We drove to Texas to be with the family, it made for a very long car ride both ways. And as always, when one thing goes wrong so do a million others. Our AC went out the same day Hubs came home and it took a week to repair. While we were out of town so we didn't have to deal with the heat, our kitties were here. Thankfully, I have some great friends who came over daily to check on the furry kids and make sure all was okay.
Now comes the hardest part: Saying goodbye again. We dropped Hubs off at the airport last night. Little Miss cried and cried, we tried to prepare her for daddy leaving but it didn't help. Then about an hour after we leave the airport, I get a phone call from Hubs. Yup, nothing ever goes according to plan. There were ground delays and because of that, Hubs wasn't going to make his next flight. On top of that, there weren't any available flights to his destination until Monday. So we went back to the airport and picked up our sailor, again. Boy oh boy, Little Miss is going to be very confused when he leaves again. Goodbye #2 was harder than the first one, I can only imagine how hard #3 is going to be.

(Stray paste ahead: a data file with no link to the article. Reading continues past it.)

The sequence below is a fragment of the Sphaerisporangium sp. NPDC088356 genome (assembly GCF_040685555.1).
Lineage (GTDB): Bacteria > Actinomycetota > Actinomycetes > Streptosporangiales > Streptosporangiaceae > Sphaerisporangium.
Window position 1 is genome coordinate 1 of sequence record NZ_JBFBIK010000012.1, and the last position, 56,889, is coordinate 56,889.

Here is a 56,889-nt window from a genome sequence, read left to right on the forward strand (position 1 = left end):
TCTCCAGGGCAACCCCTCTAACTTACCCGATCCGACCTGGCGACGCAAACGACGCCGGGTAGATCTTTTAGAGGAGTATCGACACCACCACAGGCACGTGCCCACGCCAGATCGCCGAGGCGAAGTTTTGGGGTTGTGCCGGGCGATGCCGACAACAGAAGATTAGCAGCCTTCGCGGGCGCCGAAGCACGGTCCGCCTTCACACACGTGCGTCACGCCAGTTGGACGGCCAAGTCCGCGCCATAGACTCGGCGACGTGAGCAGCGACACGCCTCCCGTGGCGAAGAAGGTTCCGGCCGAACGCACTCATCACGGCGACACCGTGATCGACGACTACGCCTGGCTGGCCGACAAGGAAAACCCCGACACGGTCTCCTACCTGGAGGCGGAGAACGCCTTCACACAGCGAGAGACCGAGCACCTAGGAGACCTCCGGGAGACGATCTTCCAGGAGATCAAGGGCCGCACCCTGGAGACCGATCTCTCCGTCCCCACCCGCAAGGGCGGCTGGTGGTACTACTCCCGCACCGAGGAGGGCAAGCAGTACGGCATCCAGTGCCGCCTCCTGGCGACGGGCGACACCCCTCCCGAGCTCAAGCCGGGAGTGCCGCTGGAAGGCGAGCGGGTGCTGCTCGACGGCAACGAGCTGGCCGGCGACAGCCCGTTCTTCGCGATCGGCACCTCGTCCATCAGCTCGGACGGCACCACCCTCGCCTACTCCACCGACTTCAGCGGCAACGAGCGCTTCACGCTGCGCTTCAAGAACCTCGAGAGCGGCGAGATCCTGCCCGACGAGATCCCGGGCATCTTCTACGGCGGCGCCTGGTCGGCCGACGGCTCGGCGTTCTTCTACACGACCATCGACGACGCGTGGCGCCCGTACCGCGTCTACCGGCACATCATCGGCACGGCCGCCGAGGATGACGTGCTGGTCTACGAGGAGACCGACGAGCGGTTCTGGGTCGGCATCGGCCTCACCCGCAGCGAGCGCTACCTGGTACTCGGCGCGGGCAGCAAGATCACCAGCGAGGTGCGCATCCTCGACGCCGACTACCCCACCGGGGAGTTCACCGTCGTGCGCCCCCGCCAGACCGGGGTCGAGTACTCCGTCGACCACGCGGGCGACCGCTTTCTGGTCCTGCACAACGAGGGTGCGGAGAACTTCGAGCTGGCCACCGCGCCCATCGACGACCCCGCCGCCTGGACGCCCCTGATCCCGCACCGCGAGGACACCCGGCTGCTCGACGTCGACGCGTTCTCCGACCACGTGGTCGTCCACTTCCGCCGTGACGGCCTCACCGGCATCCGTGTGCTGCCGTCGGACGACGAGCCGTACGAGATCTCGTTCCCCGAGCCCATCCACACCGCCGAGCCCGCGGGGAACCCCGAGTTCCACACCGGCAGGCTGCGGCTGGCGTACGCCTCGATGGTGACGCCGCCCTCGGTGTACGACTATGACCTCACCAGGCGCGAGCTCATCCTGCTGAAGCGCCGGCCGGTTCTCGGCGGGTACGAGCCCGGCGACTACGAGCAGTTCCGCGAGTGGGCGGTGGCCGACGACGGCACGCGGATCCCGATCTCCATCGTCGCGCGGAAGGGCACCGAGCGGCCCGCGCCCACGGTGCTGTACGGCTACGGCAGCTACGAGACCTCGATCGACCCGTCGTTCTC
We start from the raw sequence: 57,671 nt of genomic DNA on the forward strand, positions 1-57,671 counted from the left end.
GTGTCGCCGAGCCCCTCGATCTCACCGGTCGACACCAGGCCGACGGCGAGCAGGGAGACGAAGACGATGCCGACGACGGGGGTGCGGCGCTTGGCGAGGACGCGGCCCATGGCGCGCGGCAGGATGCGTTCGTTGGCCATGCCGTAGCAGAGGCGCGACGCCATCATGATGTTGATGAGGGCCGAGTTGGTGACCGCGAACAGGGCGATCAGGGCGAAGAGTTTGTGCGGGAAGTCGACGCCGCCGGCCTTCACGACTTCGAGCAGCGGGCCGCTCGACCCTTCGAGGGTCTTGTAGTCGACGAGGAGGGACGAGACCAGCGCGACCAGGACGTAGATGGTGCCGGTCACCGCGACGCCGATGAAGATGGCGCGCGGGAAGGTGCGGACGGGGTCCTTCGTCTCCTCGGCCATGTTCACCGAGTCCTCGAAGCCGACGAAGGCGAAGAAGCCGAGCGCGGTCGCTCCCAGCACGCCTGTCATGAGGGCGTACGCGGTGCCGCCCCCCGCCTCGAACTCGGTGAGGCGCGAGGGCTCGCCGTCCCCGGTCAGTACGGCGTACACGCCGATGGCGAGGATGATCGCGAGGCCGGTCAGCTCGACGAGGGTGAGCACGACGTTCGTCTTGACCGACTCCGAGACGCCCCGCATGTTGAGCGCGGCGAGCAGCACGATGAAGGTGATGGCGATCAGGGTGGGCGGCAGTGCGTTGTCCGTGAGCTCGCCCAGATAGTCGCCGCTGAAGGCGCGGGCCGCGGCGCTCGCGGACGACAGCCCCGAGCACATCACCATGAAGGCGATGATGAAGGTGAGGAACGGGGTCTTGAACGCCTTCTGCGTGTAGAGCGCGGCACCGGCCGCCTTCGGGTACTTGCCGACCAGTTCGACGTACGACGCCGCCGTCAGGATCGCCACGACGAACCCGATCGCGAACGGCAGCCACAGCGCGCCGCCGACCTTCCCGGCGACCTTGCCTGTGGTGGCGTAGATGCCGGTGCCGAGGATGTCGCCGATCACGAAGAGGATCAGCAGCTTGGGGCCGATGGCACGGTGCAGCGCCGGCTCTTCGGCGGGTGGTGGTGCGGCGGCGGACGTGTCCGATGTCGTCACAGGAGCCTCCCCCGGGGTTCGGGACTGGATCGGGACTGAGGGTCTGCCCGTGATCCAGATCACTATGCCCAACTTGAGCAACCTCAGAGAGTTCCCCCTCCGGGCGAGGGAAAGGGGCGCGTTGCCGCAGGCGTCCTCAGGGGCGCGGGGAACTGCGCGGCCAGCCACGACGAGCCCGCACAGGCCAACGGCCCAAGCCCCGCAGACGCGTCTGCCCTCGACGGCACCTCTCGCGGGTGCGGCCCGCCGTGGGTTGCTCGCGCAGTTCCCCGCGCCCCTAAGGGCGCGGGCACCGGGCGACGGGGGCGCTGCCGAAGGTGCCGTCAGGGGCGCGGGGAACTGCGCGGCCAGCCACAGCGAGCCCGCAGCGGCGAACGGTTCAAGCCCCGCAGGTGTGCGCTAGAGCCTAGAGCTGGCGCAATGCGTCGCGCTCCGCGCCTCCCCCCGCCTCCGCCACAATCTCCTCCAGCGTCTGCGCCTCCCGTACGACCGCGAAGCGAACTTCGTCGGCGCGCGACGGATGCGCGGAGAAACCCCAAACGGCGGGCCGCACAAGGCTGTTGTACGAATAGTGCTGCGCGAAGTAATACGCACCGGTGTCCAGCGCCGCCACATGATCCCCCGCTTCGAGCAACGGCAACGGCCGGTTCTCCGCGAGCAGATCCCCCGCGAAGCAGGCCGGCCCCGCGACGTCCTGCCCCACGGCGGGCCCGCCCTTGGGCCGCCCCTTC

I am hoping the rest of our deployment goes by uneventfully. I can only imagine how Hubs feels going back to work and having to deal with the loss of his father. Maybe getting back to the monotony of work will be a welcome distraction.
I guess each day in the military life teaches you new things. Now I know first hand how the military handles emergency situations back home. Now I know how I am supposed to handle an emergency situation. I've known how to handle all of this as an Ombudsman but this time I was on the other side of things.
I was also reminded how fast bad news travels and how wonderful some of my friends truly are. Thanks to everyone who sent texts to check in on us to see if we needed anything or just letting us know you were there for us. Those of you that have felt the need to point out how "lucky" I am to be able to see my husband, there are lots of things I would like to say to you but I am going to simply tell you that I would gladly trade places with you if it means that my father-in-law would still be alive.
Now that this explanation is out of the way, once Hubs is back out to sea I have lots of projects to keep busy. Plus, its summertime! I need to get back to training for the half marathon too. Lots of things to keep me busy for the remainder of this final deployment.